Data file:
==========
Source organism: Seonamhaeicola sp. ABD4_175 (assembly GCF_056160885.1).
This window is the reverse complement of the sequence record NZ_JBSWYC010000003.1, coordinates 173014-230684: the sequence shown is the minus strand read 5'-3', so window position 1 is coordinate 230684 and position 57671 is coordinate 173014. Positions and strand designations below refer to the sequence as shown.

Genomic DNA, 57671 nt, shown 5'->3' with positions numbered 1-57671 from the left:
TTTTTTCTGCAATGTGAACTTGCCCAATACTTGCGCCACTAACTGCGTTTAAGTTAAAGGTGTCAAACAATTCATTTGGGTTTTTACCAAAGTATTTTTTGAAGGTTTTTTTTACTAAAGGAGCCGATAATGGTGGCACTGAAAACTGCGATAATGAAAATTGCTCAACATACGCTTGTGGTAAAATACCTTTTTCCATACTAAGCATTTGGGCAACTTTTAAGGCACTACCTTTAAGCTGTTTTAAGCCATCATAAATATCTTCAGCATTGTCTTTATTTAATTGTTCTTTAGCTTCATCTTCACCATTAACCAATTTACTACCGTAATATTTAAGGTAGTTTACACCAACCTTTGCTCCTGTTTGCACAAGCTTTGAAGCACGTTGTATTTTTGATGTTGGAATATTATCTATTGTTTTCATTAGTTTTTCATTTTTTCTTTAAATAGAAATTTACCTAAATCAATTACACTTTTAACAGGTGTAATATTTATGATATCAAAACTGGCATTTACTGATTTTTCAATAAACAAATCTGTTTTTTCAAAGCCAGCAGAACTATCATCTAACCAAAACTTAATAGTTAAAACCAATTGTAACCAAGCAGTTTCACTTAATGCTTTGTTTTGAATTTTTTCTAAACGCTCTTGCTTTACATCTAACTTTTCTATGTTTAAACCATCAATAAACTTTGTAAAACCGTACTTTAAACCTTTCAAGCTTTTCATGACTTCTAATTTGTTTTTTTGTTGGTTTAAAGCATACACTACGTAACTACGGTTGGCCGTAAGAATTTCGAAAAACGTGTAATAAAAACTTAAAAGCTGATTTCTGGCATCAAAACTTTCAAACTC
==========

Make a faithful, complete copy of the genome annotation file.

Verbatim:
Source organism: Seonamhaeicola sp. ABD4_175 (assembly GCF_056160885.1).
This window is the reverse complement of the sequence record NZ_JBSWYC010000003.1, coordinates 173014-230684: the sequence shown is the minus strand read 5'-3', so window position 1 is coordinate 230684 and position 57671 is coordinate 173014. Positions and strand designations below refer to the sequence as shown.

Genomic DNA, 57671 nt, shown 5'->3' with positions numbered 1-57671 from the left:
TTTTTTCTGCAATGTGAACTTGCCCAATACTTGCGCCACTAACTGCGTTTAAGTTAAAGGTGTCAAACAATTCATTTGGGTTTTTACCAAAGTATTTTTTGAAGGTTTTTTTTACTAAAGGAGCCGATAATGGTGGCACTGAAAACTGCGATAATGAAAATTGCTCAACATACGCTTGTGGTAAAATACCTTTTTCCATACTAAGCATTTGGGCAACTTTTAAGGCACTACCTTTAAGCTGTTTTAAGCCATCATAAATATCTTCAGCATTGTCTTTATTTAATTGTTCTTTAGCTTCATCTTCACCATTAACCAATTTACTACCGTAATATTTAAGGTAGTTTACACCAACCTTTGCTCCTGTTTGCACAAGCTTTGAAGCACGTTGTATTTTTGATGTTGGAATATTATCTATTGTTTTCATTAGTTTTTCATTTTTTCTTTAAATAGAAATTTACCTAAATCAATTACACTTTTAACAGGTGTAATATTTATGATATCAAAACTGGCATTTACTGATTTTTCAATAAACAAATCTGTTTTTTCAAAGCCAGCAGAACTATCATCTAACCAAAACTTAATAGTTAAAACCAATTGTAACCAAGCAGTTTCACTTAATGCTTTGTTTTGAATTTTTTCTAAACGCTCTTGCTTTACATCTAACTTTTCTATGTTTAAACCATCAATAAACTTTGTAAAACCGTACTTTAAACCTTTCAAGCTTTTCATGACTTCTAATTTGTTTTTTTGTTGGTTTAAAGCATACACTACGTAACTACGGTTGGCCGTAAGAATTTCGAAAAACGTGTAATAAAAACTTAAAAGCTGATTTCTGGCATCAAAACTTTCAAACTC